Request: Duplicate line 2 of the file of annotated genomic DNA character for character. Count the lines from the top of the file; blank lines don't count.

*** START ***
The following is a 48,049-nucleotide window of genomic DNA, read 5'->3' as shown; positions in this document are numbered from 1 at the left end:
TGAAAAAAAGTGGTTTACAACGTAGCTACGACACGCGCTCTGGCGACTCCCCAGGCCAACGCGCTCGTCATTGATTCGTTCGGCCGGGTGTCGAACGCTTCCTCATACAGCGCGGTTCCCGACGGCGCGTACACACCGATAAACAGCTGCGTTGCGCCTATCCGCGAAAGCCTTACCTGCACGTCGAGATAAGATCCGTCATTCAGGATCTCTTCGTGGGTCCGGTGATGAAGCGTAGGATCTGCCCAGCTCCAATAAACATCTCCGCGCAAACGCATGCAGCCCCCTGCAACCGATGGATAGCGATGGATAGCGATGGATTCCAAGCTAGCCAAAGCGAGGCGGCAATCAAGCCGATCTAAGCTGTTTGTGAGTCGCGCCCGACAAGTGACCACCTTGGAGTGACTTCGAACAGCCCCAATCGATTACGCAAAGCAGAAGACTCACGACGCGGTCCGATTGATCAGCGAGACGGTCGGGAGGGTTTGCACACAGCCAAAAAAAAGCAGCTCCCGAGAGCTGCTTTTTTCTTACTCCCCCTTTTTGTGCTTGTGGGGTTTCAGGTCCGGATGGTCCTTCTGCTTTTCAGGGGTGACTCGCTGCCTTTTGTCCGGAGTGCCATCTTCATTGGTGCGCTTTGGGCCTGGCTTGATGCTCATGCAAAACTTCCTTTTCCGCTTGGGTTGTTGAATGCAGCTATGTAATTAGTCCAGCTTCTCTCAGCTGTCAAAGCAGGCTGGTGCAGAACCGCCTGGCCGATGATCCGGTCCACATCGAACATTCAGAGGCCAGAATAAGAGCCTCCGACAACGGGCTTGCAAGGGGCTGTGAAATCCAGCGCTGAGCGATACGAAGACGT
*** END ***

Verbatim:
TGAAAAAAAGTGGTTTACAACGTAGCTACGACACGCGCTCTGGCGACTCCCCAGGCCAACGCGCTCGTCATTGATTCGTTCGGCCGGGTGTCGAACGCTTCCTCATACAGCGCGGTTCCCGACGGCGCGTACACACCGATAAACAGCTGCGTTGCGCCTATCCGCGAAAGCCTTACCTGCACGTCGAGATAAGATCCGTCATTCAGGATCTCTTCGTGGGTCCGGTGATGAAGCGTAGGATCTGCCCAGCTCCAATAAACATCTCCGCGCAAACGCATGCAGCCCCCTGCAACCGATGGATAGCGATGGATAGCGATGGATTCCAAGCTAGCCAAAGCGAGGCGGCAATCAAGCCGATCTAAGCTGTTTGTGAGTCGCGCCCGACAAGTGACCACCTTGGAGTGACTTCGAACAGCCCCAATCGATTACGCAAAGCAGAAGACTCACGACGCGGTCCGATTGATCAGCGAGACGGTCGGGAGGGTTTGCACACAGCCAAAAAAAAGCAGCTCCCGAGAGCTGCTTTTTTCTTACTCCCCCTTTTTGTGCTTGTGGGGTTTCAGGTCCGGATGGTCCTTCTGCTTTTCAGGGGTGACTCGCTGCCTTTTGTCCGGAGTGCCATCTTCATTGGTGCGCTTTGGGCCTGGCTTGATGCTCATGCAAAACTTCCTTTTCCGCTTGGGTTGTTGAATGCAGCTATGTAATTAGTCCAGCTTCTCTCAGCTGTCAAAGCAGGCTGGTGCAGAACCGCCTGGCCGATGATCCGGTCCACATCGAACATTCAGAGGCCAGAATAAGAGCCTCCGACAACGGGCTTGCAAGGGGCTGTGAAATCCAGCGCTGAGCGATACGAAGACGT